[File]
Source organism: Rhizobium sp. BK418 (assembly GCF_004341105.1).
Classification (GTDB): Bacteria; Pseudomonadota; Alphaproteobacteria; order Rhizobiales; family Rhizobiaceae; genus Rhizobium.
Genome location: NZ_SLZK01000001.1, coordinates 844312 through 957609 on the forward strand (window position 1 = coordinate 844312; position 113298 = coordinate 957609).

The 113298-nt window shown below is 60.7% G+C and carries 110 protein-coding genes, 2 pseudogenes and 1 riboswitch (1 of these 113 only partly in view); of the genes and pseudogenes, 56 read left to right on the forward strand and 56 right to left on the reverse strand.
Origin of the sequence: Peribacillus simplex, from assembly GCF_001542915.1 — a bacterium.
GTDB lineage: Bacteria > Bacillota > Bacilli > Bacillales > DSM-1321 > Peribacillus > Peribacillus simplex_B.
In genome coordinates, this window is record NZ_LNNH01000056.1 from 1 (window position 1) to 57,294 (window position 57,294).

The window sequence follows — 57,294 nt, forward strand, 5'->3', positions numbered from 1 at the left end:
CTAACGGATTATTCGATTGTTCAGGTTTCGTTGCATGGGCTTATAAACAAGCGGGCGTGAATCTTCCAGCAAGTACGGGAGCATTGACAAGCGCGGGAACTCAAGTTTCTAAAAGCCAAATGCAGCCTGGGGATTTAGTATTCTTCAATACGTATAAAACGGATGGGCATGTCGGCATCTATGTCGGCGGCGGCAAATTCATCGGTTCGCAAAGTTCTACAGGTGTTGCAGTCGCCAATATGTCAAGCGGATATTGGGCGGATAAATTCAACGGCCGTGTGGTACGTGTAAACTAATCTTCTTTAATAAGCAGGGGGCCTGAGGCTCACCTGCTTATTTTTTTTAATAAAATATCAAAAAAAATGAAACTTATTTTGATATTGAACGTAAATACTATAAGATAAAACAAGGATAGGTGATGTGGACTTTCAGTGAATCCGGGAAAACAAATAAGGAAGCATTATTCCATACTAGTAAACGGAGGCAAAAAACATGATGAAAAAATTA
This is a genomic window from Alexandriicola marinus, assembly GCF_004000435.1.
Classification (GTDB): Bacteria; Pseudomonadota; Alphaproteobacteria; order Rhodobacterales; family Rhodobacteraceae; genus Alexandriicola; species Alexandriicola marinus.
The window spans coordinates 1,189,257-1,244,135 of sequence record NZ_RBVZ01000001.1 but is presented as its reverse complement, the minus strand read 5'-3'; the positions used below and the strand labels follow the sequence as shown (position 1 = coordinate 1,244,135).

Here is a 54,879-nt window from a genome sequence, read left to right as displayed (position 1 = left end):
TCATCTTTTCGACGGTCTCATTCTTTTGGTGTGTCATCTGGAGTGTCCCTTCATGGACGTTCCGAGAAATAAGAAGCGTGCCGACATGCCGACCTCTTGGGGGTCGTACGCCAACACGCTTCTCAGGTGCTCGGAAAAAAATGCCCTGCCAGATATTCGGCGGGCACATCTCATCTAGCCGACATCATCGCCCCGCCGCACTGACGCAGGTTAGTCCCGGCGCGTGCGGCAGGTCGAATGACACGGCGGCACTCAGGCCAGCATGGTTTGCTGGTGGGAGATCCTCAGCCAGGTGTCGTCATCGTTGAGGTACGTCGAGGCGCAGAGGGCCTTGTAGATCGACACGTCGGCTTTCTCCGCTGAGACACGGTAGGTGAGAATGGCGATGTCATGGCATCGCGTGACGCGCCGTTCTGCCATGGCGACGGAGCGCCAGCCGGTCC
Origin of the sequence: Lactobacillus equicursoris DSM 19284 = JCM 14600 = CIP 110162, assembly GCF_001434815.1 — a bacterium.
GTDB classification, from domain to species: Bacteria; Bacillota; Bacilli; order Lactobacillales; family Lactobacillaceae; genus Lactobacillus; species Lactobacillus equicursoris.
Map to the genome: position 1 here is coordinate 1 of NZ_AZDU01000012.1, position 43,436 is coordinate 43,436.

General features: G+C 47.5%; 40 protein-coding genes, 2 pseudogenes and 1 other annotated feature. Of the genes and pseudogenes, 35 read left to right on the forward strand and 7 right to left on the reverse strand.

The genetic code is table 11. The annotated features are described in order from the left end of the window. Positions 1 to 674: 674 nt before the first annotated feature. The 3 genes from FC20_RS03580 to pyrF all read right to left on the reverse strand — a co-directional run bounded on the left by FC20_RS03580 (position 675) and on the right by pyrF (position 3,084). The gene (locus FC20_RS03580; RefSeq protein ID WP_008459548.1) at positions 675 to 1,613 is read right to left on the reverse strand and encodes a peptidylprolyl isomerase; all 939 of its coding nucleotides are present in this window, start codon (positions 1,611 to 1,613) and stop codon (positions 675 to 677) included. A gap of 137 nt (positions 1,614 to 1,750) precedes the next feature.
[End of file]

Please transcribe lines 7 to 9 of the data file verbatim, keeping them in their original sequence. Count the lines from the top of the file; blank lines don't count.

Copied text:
In genome coordinates, this window is record NZ_LNNH01000056.1 from 1 (window position 1) to 57,294 (window position 57,294).

The window sequence follows — 57,294 nt, forward strand, 5'->3', positions numbered from 1 at the left end:
CTAACGGATTATTCGATTGTTCAGGTTTCGTTGCATGGGCTTATAAACAAGCGGGCGTGAATCTTCCAGCAAGTACGGGAGCATTGACAAGCGCGGGAACTCAAGTTTCTAAAAGCCAAATGCAGCCTGGGGATTTAGTATTCTTCAATACGTATAAAACGGATGGGCATGTCGGCATCTATGTCGGCGGCGGCAAATTCATCGGTTCGCAAAGTTCTACAGGTGTTGCAGTCGCCAATATGTCAAGCGGATATTGGGCGGATAAATTCAACGGCCGTGTGGTACGTGTAAACTAATCTTCTTTAATAAGCAGGGGGCCTGAGGCTCACCTGCTTATTTTTTTTAATAAAATATCAAAAAAAATGAAACTTATTTTGATATTGAACGTAAATACTATAAGATAAAACAAGGATAGGTGATGTGGACTTTCAGTGAATCCGGGAAAACAAATAAGGAAGCATTATTCCATACTAGTAAACGGAGGCAAAAAACATGATGAAAAAATTA